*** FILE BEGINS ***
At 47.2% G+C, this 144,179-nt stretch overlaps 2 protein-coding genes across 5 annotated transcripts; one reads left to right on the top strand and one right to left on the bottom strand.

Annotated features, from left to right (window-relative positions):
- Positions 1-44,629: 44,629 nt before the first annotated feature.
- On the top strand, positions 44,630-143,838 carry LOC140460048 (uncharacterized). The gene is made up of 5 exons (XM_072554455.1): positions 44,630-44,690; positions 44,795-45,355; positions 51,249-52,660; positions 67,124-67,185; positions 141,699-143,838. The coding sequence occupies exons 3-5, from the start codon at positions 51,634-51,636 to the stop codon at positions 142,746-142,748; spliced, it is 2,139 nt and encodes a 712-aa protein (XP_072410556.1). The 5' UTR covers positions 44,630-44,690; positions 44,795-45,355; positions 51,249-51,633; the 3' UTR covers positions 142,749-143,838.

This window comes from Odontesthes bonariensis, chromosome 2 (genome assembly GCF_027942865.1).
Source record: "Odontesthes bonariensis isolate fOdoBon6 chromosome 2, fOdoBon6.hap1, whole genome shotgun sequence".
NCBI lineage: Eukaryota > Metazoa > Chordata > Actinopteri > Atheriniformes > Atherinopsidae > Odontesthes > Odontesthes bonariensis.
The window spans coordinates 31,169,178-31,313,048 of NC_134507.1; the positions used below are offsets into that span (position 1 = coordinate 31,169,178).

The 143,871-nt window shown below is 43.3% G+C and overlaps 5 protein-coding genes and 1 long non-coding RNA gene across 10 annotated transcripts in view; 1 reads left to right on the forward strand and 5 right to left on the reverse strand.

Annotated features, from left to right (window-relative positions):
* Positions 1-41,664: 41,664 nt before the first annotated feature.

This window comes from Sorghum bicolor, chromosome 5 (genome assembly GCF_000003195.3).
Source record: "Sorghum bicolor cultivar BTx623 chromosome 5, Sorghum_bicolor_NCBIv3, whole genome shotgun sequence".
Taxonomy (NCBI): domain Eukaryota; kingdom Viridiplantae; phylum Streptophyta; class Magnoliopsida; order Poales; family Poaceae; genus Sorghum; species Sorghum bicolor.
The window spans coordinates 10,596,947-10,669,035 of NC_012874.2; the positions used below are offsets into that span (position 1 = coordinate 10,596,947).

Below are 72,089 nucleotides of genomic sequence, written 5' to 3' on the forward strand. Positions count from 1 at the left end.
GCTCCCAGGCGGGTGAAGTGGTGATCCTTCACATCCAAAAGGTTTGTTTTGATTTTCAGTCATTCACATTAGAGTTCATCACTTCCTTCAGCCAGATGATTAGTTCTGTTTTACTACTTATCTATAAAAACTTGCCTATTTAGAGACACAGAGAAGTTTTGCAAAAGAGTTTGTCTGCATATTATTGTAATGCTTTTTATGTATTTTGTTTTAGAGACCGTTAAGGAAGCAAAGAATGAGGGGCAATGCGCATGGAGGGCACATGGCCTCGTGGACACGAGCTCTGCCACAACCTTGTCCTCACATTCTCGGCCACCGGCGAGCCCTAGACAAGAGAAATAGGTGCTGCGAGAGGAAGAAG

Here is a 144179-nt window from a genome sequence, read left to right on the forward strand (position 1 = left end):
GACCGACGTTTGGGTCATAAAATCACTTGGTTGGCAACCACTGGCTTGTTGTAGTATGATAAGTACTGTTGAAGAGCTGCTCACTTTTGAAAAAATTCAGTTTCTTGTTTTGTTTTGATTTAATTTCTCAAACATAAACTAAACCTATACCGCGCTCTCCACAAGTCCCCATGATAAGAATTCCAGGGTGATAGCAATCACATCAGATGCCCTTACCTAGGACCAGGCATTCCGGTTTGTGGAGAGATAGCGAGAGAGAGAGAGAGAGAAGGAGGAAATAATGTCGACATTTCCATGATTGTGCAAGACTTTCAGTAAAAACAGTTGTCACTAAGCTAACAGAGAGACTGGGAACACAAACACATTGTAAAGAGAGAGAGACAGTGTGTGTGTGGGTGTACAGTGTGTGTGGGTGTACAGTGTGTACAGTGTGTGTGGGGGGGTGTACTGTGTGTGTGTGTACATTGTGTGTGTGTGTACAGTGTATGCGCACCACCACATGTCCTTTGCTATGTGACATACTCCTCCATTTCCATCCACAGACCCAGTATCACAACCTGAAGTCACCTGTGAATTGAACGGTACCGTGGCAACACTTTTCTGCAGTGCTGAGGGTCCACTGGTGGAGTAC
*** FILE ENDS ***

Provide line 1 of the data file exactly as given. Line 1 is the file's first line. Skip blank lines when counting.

At 47.2% G+C, this 144,179-nt stretch overlaps 2 protein-coding genes across 5 annotated transcripts; one reads left to right on the top strand and one right to left on the bottom strand.